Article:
Region’s terrific music can be enjoyed at numerous events and venues
No sooner had we unpacked from the excellent Trails, Tales and Tunes Festival which was centred in Norris Point in spectacular Gros Morne National Park, than we downloaded the schedule for the next spring festival in western Newfoundland.
To create some tourism buzz in the spring shoulder season, the Western Newfoundland Destination Organization has been working with various parts of the region to create festivals suited to their locale.
The next one is in the southwest corner of the province (from Stephenville to the Port aux Basques area) and is called the Feather and Folk Nature Festival.
This part of the province is a prime birding location and at this time of year birds are mainly arriving for the breeding season.
According to avid birder and guide Dave Brown, “this area is unique in Newfoundland for birding due to its varied habitats and proximity to Nova Scotia.”
We started the festival in Stephenville Saturday, May 28 and had hoped to see llamas being sheared for their wool at nearby Felix Cove.
But the day was cool and wet and the owner, Ed Hutchings, said they needed a warm, dry day to cut their wool.
“Maybe tomorrow. It depends on the weather,” he told us over the phone.
Fortunately, weather doesn’t affect indoor music, and that night we listened to the fine traditional music of the Benoit Family at Emile’s Pub in the Holiday Inn in Stephenville.
The music event was jammed with people to hear the relatives of the famous fiddler Emile Benoit (for whom the pub is named) play their music.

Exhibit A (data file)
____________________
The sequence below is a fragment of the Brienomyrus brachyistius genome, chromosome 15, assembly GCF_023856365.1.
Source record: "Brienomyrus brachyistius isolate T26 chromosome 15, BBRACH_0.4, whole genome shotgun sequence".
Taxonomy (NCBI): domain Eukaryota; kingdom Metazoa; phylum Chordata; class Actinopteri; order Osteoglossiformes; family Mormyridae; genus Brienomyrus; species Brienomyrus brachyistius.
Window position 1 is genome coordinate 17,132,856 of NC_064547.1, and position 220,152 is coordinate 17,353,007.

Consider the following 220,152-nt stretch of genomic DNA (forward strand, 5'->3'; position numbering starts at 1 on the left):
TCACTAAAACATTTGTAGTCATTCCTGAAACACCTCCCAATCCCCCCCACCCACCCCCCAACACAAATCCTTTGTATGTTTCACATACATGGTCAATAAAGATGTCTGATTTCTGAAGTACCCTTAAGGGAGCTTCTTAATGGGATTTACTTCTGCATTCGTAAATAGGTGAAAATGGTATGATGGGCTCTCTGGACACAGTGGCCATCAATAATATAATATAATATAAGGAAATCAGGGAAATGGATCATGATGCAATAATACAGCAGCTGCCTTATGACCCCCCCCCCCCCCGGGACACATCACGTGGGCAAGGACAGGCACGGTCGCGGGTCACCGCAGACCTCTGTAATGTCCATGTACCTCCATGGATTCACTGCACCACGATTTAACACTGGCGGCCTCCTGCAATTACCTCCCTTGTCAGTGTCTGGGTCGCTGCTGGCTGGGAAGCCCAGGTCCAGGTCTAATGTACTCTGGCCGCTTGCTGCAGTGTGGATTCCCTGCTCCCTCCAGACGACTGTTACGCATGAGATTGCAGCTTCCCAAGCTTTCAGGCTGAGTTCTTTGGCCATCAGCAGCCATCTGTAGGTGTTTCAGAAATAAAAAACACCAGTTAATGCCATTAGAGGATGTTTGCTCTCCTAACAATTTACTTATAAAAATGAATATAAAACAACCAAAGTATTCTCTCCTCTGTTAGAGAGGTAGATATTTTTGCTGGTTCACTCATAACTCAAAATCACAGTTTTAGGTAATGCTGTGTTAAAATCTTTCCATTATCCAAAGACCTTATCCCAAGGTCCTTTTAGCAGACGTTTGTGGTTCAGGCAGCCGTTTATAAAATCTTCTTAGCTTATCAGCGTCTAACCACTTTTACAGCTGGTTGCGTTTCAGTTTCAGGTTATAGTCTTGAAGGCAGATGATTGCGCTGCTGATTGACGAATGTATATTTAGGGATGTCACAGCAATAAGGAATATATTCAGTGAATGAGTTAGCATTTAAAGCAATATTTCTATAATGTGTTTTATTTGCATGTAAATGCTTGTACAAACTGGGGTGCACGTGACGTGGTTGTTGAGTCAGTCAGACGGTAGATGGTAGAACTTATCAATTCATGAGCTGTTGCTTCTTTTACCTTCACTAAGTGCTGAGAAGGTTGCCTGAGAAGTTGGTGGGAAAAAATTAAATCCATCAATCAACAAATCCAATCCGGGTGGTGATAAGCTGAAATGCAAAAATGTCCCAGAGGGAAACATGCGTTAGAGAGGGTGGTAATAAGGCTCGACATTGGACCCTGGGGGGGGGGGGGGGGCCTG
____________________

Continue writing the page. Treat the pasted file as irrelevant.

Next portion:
The small dance floor was hopping and the crowd insisted they play well past their normal finishing time.
The last Friday in the month is folk night at Emile’s Pub, so you don’t have to wait until next year’s festival to hear traditional music from some of the fine musicians in this area.
The Bay St. George Folk Arts Council has done a good job promoting the development of traditional music and we plan to take in one of their “learn to play sessions” this week.
We spent the night at the comfortable Wood’n Bed and Breakfast and we really appreciated the fact that owner Linda Alexander got up to make us breakfast at 8 a.m.
We had run into Linda at Emile’s Pub the night before and she told us that she didn’t get in until 2 a.m.
“The band just kept playing and they are so good that we had to stay,” she said with a laugh.
We phoned “Alpacas of Newfoundland” and Ed said the weather was still not good enough for llama shearing, so we went for a hike instead.
The hike began at nearby Noel’s Pond and traversed over the Indian Head Range to Stephenville Crossing. This is part of the International Appalachian Trail in Newfoundland and we joined 16 others for the hike.
The weather was damp and overcast, but we did see some birds, and the trail gives good views of the surrounding area from several viewpoints.
This is a fairly wet trail at this time of year, so if you plan to hike this on your own it is wise to bring waterproof hiking boots.
We plan to head down to the Codroy area later in the week to do some birdwatching and hear more music at the Sou’wester Soiree at the St. Christopher’s Hotel in Port aux Basques.
Also on the schedule is a guided hike up the Starlite Lodge Trail, geocaching events, a lobster boil and many other activities. (See www.springfest.ca for more information.) We fully recommend the Starlite Lodge trail, since it is fairly short (two kilometres one way), but provides good views of the entire area.
After the Feather and Folk Festival is over, there are a few days before the A Spring in Your Step Festival takes place in Corner Brook from June 9-12.
Hiking, ziplining, a boat cruise and other activities are scheduled.
Then it’s the Iceberg Festival which is centred in St Anthony. It runs from June 10-19.
We have been to both of these festivals in the past and each is well worth taking in. There is much more information on both of these events at www.springfest.ca.
By the look of the Iceberg Finder website there are a ton of icebergs sitting off the coast of southern Labrador and around the tip of the Northern Peninsula.